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French police speak out for first time since Princess Diana's death

Lucy Devine

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| Last updated 

French police speak out for first time since Princess Diana's death

Featured Image Credit: PA Images/Alamy Stock Photo REUTERS/Alamy Stock Photo

French detectives have spoken out for the first time since Princess Diana's death in August 1997.

In a new Channel 4 documentary, Investigating Diana: Death In Paris, detectives who worked on the investigation over 20 years ago have discussed the case for the first time.

Diana passed away in 1997. Credit: MediaPunch Inc/Alamy Stock Photo
Diana passed away in 1997. Credit: MediaPunch Inc/Alamy Stock Photo

Eric Gigou, of the Brigade Criminelle, told cameras how the route Diana took was 'reconstructed' to search for clues.

“We reconstructed the route they took, tried to discover all the witnesses, anyone who could have seen or heard anything near or far, people who might have crossed paths with the car, seen motorcycles, seen something in the minutes or seconds before the crash, perhaps at the moment of the impact or after the impact," he said.

“For us it is a race against time from the moment we were given the case, because human memory is volatile and over time memories fade.”

Diana tragically died in the car accident in Paris at the age of just 36. Credit: richard mildenhall/Alamy Stock Photo
Diana tragically died in the car accident in Paris at the age of just 36. Credit: richard mildenhall/Alamy Stock Photo

The first of the four-part documentary also tells the story of driver Henri Paul, and discussed the allegations that he was over the limit at the time of the crash.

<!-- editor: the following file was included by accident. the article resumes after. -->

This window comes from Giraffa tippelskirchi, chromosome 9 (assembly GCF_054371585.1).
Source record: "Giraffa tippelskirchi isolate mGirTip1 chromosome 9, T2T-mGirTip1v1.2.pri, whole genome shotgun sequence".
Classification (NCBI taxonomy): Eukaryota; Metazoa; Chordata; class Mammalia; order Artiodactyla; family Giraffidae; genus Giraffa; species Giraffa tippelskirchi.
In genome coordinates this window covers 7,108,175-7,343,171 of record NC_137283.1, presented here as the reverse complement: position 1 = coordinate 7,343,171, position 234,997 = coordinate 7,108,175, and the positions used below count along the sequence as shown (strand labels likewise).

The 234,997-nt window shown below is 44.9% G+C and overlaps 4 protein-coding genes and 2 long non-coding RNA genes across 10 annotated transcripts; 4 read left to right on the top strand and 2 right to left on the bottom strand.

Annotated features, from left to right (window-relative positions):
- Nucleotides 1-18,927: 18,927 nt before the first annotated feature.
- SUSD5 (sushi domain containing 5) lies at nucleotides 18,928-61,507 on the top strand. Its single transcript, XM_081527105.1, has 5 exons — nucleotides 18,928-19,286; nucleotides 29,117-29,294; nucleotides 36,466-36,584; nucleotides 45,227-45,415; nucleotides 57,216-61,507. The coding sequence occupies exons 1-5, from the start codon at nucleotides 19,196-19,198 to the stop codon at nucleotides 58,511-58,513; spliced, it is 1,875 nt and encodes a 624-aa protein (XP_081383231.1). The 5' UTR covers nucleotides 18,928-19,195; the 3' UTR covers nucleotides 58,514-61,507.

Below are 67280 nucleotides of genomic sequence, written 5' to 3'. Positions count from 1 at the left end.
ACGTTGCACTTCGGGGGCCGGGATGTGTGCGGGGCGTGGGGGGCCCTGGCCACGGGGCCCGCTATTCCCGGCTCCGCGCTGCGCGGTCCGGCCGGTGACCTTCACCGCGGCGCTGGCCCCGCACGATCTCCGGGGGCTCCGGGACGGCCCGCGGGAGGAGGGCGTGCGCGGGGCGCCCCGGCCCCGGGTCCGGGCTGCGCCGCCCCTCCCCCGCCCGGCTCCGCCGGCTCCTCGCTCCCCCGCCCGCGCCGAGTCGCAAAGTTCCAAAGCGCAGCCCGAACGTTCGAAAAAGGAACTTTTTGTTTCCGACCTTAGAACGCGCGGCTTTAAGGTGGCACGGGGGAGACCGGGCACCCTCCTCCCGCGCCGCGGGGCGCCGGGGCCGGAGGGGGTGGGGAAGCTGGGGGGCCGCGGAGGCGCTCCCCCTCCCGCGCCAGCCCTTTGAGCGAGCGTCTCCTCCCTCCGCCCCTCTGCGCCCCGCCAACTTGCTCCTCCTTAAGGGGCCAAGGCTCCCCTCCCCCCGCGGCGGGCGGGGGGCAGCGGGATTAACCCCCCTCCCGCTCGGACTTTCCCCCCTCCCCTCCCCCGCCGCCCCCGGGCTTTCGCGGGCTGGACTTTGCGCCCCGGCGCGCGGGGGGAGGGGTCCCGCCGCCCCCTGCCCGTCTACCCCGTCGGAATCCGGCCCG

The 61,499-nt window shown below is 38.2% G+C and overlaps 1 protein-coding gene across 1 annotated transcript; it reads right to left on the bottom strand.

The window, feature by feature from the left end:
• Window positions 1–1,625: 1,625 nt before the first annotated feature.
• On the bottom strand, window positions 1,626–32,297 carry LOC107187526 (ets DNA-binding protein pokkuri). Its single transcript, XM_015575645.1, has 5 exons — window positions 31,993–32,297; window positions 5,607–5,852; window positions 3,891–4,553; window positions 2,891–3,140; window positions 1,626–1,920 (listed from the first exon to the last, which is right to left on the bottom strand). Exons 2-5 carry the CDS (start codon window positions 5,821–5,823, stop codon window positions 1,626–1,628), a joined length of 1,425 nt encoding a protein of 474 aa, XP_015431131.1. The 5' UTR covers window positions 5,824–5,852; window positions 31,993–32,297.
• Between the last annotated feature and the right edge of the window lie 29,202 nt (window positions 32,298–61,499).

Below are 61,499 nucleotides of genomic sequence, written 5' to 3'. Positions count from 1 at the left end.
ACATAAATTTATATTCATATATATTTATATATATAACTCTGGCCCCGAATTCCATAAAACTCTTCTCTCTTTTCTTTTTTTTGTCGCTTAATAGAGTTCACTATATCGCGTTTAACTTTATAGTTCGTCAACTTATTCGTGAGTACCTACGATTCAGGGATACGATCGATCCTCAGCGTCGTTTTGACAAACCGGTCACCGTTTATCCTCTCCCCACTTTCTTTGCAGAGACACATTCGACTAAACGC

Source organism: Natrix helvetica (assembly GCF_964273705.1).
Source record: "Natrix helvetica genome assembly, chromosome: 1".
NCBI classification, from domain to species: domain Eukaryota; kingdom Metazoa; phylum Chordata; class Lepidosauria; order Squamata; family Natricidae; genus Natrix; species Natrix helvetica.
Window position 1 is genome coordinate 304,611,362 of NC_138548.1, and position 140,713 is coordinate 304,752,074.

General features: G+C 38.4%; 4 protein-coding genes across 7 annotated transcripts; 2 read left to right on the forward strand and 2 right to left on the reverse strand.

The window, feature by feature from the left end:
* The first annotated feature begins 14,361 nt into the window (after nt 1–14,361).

Speaking about the various newspaper headlines on this at the time, Gigou added: “In France, our investigations are secret, nothing is revealed to the press. Every day there were articles with pseudo-revelations, some magazines were living off these ‘scoops’.

"... When you look at the CCTV from the Ritz, Mr Paul is behaving normally. He does not stagger, he seems normal. If Henri Paul had stumbled or been incoherent he would never have got behind the wheel. Did someone ask Henri to drive faster, I don’t know. No one knows.”

Police chief Martine Monteil spoke about finding 'pearls' at the scene of the crash site. Credit: REUTERS/Alamy Stock Photo
Police chief Martine Monteil spoke about finding 'pearls' at the scene of the crash site. Credit: REUTERS/Alamy Stock Photo

Meanwhile, police chief Martine Monteil spoke about finding 'pearls' at the scene of the crash site, believed to have belonged to Princess Diana.

Monteil was one of the first to arrive at the scene, explaining she had been looking for the tiniest details.

"We started to find these little clues," she said.

"We saw signs of braking. Pieces of red light from another car. On the side of the car were traces of paint. I was obsessed with finding things because it's important.

"I even found some tiny pearls. They belonged to the Princess."

Diana tragically died in the car accident in Paris at the age of just 36. Dodi Fayed and driver Henri Paul were both killed in the crash.

The next episode of Investigating Diana: Death In Paris will air on Channel 4 on Monday 22 August at 9pm.

Topics: News, TV And Film

Lucy Devine
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